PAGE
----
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Tariffs on Canadian Softwood Would Harm U.S. Workers

'America First' is the ideology behind President Trump's approach to foreign affairs, especially when it comes to trade it seems, but there might be a small backlash to the protectionist ways of the Donald: a leading American voice for free trade has recently admitted that imposing import tariffs on Canadian softwood lumber would end up hurting U.S. workers in the end. Oups. The U.S. National Association of Home Builders is warning that duties...

Trudeau: U.S. Customs Agents to Respect Canadian Law in Pre-Clearance

Following a 2015 agreement between Canada and the United States, Prime Minister Trudeau’s government has introduced legislation that would give more leeway to U.S. border agents based in Canada to question and search people heading down south. With Donald Trump's move into the White House, many critics up in Canada, are now afraid that American authorities may abuse their powers granted on Canadian soil. Trudeau quick to reassure The Prime Mi...

NAFTA Renegotiations: Time to Look at Rules of Origin

It’s no news that the Trump administration isn’t crazy in love with the North American Free Trade Agreement (NAFTA), in fact it’s well-known that one of the first areas of interest for the administration is renegotiating the rules of origin found in the agreement. What are the rules of origin you ask? It’s essentially a technical rule found in the document that states that goods that originate from NAFTA countries are entitled to receive ...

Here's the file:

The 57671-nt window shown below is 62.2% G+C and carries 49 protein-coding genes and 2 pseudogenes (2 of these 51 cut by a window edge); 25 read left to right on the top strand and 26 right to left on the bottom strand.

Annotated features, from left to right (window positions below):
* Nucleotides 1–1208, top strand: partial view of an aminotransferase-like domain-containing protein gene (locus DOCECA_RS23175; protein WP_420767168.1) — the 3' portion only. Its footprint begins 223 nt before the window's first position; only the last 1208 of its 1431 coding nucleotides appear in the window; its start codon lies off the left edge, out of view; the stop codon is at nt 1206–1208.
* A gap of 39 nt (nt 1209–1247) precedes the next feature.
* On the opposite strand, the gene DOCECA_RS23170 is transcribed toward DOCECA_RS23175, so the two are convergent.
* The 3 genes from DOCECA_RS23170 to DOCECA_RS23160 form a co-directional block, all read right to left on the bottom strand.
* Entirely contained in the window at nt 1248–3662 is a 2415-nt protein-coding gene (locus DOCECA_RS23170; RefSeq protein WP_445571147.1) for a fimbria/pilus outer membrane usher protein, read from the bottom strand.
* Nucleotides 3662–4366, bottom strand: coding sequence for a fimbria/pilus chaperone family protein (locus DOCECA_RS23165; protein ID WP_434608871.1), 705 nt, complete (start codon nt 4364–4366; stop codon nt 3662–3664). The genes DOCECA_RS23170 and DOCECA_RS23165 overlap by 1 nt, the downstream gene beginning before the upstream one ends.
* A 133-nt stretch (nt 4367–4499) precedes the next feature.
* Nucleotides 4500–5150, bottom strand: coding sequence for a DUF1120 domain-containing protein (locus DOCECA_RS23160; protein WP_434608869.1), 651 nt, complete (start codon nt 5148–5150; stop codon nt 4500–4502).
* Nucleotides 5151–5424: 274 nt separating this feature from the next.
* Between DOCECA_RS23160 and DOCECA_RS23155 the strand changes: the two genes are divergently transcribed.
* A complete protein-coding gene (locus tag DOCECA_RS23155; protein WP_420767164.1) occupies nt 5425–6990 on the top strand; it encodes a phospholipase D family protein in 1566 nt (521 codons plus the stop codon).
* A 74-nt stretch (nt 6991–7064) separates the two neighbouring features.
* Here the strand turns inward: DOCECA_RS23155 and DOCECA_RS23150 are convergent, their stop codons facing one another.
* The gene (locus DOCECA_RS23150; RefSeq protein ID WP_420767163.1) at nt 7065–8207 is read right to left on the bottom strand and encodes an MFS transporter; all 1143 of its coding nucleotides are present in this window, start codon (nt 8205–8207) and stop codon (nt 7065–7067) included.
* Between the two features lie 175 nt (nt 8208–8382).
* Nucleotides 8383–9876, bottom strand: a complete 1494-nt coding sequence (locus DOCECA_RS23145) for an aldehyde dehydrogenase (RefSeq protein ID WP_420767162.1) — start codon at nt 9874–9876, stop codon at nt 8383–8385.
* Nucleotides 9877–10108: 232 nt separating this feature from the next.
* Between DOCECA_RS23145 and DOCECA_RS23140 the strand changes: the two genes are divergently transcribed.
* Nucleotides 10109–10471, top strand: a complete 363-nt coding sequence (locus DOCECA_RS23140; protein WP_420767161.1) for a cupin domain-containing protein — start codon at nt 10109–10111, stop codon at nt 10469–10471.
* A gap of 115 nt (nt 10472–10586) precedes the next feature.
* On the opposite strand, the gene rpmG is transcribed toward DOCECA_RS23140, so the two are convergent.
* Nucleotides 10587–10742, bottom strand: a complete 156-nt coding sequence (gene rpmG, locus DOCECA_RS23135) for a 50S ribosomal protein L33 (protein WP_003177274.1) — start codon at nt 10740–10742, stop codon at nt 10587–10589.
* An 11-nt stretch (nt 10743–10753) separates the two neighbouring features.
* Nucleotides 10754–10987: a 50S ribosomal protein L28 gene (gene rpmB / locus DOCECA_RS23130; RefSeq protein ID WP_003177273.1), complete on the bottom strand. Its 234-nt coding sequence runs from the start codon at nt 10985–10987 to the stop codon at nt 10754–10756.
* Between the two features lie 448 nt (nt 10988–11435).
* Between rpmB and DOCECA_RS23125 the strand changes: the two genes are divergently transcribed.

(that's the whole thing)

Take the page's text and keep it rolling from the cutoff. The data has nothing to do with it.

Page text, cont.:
Canada-Euro Deal Moves Along

Canada received a nice Valentine’s Day gift as Euro parliament members voted in favor of the Comprehensive Economic and Trade Agreement (CETA) by a 408 to 254 vote. This now means that parts of the agreement that links Canada to the European Union, such as tariff reduction, will come into force eight years after the initial negotiations had started. The vote passed relatively well, considering the chaotic crowd of protesters gathered outside...

Jobs and Tariffs: The Drywall Saga Continues

Gypsum boards – or drywall – coming in from the United States is now more expensive to buy in Canada. Sheets that once cost $8 are now being sold at approximately $13 a sheet. For contractors and weekend renovators, that amounts to having to pay double the cost for their drywall needs. The price surge is a result of the Canadian trade tribunal’s decision to back tariffs on U.S. drywall. The whole drywall saga started after a dumping comp...